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We've all read about special pills or formulas that help your body "burn" excess calories. If only it were that simple.
But the reality is this: you need to burn off 3,500 calories more than you take in to lose 1 pound, according to the American Dietetic Association (ADA). One way to do this is to reduce the amount of calories you take in. But ADA says diet alone isn't as effective as diet and exercise.
You can use our calculator to see the number of calories burned by various activities. To check the results, or in case the calculator won't work on your computer, check the figures given later in this article. But remember all these numbers are only approximate, and depend on a variety of factors. But this can give you an idea of how exercise can help in the battle of the bulge. (Read about "Obesity") For example: A 150-pound person who keeps on eating the same amount of calories, but decides to walk briskly each day for 1 1/2 miles will lose about 10 pounds in a year. (Read about "Getting Started on Fitness") If that person went on a sensible diet plan, he or she could lose even more. (Read about "Losing Weight")
According to the National Institutes of Health (NIH), most of the energy we burn every day goes towards basic functions such as:
But beyond this, any physical activity in addition to what we normally do burns up extra calories. Just how many calories are we talking about? Just to give you an idea, here is the amount of calories used during an hours worth of specific activities, according to NIH. These figures are based on a 150-pound person. Heavier people burn more calories, lighter people burn less. For example, a 100-pound person burns 1/3 fewer calories, so you would multiply the number of calories by 0.7. For a 200-pound person, multiply by 1.3.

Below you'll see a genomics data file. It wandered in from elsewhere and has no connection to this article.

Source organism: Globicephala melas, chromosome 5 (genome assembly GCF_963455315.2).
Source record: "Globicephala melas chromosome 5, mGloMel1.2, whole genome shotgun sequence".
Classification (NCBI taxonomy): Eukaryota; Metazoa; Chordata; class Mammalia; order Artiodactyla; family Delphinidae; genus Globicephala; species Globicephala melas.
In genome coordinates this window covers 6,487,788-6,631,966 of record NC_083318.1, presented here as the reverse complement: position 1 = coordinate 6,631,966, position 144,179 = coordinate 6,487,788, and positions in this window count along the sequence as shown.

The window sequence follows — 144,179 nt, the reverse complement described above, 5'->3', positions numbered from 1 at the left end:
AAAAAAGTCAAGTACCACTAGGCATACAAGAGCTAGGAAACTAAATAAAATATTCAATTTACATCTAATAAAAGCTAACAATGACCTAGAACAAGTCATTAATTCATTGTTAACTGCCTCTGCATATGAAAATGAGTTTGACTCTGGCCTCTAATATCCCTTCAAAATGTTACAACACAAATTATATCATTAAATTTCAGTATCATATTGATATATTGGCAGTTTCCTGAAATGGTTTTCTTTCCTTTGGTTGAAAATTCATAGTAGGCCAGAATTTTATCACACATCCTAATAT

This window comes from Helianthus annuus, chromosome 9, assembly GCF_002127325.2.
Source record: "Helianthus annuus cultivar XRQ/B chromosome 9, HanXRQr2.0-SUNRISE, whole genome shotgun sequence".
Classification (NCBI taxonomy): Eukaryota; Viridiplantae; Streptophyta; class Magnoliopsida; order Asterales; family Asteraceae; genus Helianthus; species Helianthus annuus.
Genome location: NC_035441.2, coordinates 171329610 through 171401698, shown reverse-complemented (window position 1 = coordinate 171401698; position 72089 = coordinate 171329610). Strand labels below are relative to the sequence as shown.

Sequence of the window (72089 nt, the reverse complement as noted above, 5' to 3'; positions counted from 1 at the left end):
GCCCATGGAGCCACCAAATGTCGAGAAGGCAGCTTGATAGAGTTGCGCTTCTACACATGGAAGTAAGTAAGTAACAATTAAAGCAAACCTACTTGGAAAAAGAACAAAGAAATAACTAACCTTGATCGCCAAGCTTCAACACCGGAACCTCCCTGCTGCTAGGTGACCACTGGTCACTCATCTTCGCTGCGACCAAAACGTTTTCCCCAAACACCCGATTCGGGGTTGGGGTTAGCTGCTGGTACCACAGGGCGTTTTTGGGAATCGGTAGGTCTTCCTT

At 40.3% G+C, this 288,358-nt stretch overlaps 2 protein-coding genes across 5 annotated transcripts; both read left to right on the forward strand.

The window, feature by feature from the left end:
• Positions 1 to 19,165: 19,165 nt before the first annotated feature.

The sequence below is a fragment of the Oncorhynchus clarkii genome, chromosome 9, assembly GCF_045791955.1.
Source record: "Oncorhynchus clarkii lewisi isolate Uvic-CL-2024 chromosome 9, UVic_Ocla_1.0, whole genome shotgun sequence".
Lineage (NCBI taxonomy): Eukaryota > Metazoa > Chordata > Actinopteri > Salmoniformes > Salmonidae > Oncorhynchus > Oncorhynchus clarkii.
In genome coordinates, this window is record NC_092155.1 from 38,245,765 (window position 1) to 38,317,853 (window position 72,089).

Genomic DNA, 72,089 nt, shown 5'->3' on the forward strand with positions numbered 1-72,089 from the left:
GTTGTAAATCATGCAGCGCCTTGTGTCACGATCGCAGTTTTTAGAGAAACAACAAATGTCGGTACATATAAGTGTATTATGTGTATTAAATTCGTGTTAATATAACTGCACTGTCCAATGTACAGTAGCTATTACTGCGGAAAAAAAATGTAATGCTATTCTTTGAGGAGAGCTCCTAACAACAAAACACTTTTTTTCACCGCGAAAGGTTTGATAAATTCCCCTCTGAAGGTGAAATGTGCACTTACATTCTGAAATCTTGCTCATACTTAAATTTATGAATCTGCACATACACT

You may not be able to sustain some of these activities for a full hour. But even twenty minutes can help you on your way. And by the way, working harder or faster for a given activity will only slightly increase the calories spent. According to NIH, a better way to burn up more calories is to increase the time spent on your activity. In addition, remember when calculating calories burned, that the times do not include the necessary warm-up and cool-down period that accompany the workout, although proper warm-up and cool-down are important to help prevent injury. (Read about "Avoid Sports Injury") And of course, always consult with a healthcare professional before embarking on any diet or fitness program.
All Concept Communications material is provided for information only and is neither advice nor a substitute for proper medical care. Consult a qualified healthcare professional who understands your particular history for individual concerns.
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